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Monday, November 19, 2018

Maritime Logistics Professional

Chinese research icebreaker Xue Long

Posted to Maritime Musings (by on May 25, 2012

Establishing a Chinese presence in the polar regions.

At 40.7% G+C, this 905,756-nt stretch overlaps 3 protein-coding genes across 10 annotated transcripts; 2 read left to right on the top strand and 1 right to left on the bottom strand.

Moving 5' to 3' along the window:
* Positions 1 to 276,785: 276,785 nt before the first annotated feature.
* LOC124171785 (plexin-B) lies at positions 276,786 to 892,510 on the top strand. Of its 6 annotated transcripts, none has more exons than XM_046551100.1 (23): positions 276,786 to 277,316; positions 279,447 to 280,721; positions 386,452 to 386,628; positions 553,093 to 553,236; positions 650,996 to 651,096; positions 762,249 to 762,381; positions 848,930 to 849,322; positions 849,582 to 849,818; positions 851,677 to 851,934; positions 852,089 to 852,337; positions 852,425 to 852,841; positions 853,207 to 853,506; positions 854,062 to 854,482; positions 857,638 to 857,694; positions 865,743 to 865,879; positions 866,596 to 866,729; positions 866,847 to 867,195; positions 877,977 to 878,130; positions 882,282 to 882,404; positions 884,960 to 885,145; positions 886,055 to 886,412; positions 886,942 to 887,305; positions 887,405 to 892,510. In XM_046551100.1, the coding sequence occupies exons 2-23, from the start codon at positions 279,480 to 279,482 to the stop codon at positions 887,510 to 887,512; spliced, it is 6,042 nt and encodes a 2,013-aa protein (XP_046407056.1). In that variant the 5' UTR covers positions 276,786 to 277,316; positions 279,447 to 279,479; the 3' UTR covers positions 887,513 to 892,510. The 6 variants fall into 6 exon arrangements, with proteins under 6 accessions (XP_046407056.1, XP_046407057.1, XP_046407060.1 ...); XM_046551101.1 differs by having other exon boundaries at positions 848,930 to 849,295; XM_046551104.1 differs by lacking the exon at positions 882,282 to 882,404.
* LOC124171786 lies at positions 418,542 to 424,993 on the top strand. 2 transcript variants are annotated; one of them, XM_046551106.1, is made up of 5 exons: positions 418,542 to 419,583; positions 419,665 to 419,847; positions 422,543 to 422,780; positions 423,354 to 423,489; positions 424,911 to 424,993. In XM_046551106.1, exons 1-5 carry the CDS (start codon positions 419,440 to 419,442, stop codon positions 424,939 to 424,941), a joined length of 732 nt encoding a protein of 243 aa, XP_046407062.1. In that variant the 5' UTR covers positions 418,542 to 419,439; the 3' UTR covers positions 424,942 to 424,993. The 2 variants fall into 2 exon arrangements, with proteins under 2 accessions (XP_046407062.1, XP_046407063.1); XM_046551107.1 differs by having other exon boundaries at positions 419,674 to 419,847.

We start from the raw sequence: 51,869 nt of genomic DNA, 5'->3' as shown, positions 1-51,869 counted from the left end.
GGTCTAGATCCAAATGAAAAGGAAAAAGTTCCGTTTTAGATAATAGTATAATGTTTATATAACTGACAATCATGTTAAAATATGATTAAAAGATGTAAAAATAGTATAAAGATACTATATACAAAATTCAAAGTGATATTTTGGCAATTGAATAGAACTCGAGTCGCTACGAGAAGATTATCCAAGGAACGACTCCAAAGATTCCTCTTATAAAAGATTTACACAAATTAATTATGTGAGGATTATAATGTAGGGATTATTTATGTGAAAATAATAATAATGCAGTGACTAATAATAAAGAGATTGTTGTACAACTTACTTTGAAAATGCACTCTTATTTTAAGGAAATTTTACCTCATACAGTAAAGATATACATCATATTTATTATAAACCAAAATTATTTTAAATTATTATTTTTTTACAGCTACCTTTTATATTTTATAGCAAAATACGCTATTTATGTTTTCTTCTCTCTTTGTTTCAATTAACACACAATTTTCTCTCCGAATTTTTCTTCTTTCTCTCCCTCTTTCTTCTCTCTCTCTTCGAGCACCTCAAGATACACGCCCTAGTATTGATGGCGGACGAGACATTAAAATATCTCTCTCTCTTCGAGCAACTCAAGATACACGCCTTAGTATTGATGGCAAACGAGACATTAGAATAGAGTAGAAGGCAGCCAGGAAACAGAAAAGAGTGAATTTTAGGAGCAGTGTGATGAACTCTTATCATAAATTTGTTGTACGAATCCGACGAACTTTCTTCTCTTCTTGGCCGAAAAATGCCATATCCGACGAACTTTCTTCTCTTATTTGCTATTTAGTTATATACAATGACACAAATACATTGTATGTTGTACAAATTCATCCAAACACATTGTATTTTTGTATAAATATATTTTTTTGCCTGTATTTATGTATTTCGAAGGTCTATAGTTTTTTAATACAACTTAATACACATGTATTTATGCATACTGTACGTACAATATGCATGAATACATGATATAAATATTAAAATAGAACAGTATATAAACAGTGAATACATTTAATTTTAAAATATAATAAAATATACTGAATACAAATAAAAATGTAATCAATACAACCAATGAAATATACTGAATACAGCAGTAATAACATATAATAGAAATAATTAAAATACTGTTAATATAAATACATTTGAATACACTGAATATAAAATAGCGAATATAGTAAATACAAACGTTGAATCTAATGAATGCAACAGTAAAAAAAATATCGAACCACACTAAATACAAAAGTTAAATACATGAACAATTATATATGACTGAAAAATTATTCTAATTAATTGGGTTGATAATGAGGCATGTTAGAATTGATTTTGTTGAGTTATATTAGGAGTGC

The Xue Long (Snow Dragon) is the premier polar vessel of the People’s Republic of China.  It was built in the Ukraine in 1993 and modified upon its acquisition by China in 1994.  Its major function is to serve as a resupply vessel and scientific research platform in the Antarctic and the Arctic.  The Xue Long is rated as a class A2 icebreaker, capable of moving through ice nearly four feet in thickness at a speed of two knots.  Thus, it is only slightly less capable as an icebreaker than the USCG medium polar icebreaker Healy (WAGB-20).  The Xue Long underwent a major overhaul in 2007, being fitted with a new bridge and accommodation block and an upgraded and expanded scientific suite.  It has made four voyages to the Arctic (1999, 2003, 2008, and 2010) and numerous voyages for the Chinese Antarctic Program (CHINARE) to resupply the Chinese scientific facilities in the Antarctic (the Great Wall Station on King George Island; the Zhongshan Station on the coast of East Antarctica; and Dome Argus in East Antarctica).  The icebreaker returned to China in April 2012 from its latest mission to the Antarctic and is due to depart in June for a four-month voyage to the Arctic for a planned trip through the Bering Strait and across the Arctic Ocean to the Atlantic.  During this voyage, the icebreaker will probably call at the Arctic Yellow River Station in Ny-Ålesund, Svalbard.  The Xue Long has a full load displacement of 21,025 tons, a length of 167 meters, a beam of 22.6 meters, and a draught of nine meters.  It carries a crew of 34 and can accommodate up to 128 scientific personnel and/or passengers.  It normally carries one helicopter, an arctic research boat, and an autonomous underwater vehicle (AUV).  During its 2008 Arctic voyage, the Xue Long reached its northern-most point, 88.22°N at 177.20°W.  From there, the helicopter flew scientists to the North Pole for some research work.  A second polar icebreaker is currently under construction in China.  

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